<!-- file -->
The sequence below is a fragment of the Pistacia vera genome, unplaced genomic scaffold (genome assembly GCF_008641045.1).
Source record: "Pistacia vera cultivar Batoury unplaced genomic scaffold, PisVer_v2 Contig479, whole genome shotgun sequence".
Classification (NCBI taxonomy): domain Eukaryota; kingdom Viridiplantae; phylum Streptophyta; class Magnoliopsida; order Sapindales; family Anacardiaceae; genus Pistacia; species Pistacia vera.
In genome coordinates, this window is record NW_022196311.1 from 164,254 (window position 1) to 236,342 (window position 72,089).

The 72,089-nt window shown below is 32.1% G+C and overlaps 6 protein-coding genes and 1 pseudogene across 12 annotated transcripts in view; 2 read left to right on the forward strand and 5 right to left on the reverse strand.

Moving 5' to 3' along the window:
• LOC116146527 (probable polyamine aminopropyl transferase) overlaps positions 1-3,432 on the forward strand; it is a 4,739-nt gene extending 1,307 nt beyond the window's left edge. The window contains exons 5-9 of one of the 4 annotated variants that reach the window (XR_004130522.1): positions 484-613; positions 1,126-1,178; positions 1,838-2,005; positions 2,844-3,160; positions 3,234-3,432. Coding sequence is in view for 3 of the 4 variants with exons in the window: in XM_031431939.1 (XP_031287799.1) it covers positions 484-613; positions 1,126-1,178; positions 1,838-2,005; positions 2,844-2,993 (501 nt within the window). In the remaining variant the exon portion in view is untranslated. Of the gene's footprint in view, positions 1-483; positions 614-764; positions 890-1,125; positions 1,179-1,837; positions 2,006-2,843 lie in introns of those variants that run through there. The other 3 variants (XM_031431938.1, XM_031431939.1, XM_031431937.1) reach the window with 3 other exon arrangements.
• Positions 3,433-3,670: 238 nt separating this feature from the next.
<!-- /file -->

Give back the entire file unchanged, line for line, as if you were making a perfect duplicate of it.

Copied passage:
The sequence below is a fragment of the Pistacia vera genome, unplaced genomic scaffold (genome assembly GCF_008641045.1).
Source record: "Pistacia vera cultivar Batoury unplaced genomic scaffold, PisVer_v2 Contig479, whole genome shotgun sequence".
Classification (NCBI taxonomy): domain Eukaryota; kingdom Viridiplantae; phylum Streptophyta; class Magnoliopsida; order Sapindales; family Anacardiaceae; genus Pistacia; species Pistacia vera.
In genome coordinates, this window is record NW_022196311.1 from 164,254 (window position 1) to 236,342 (window position 72,089).

The 72,089-nt window shown below is 32.1% G+C and overlaps 6 protein-coding genes and 1 pseudogene across 12 annotated transcripts in view; 2 read left to right on the forward strand and 5 right to left on the reverse strand.

Moving 5' to 3' along the window:
• LOC116146527 (probable polyamine aminopropyl transferase) overlaps positions 1-3,432 on the forward strand; it is a 4,739-nt gene extending 1,307 nt beyond the window's left edge. The window contains exons 5-9 of one of the 4 annotated variants that reach the window (XR_004130522.1): positions 484-613; positions 1,126-1,178; positions 1,838-2,005; positions 2,844-3,160; positions 3,234-3,432. Coding sequence is in view for 3 of the 4 variants with exons in the window: in XM_031431939.1 (XP_031287799.1) it covers positions 484-613; positions 1,126-1,178; positions 1,838-2,005; positions 2,844-2,993 (501 nt within the window). In the remaining variant the exon portion in view is untranslated. Of the gene's footprint in view, positions 1-483; positions 614-764; positions 890-1,125; positions 1,179-1,837; positions 2,006-2,843 lie in introns of those variants that run through there. The other 3 variants (XM_031431938.1, XM_031431939.1, XM_031431937.1) reach the window with 3 other exon arrangements.
• Positions 3,433-3,670: 238 nt separating this feature from the next.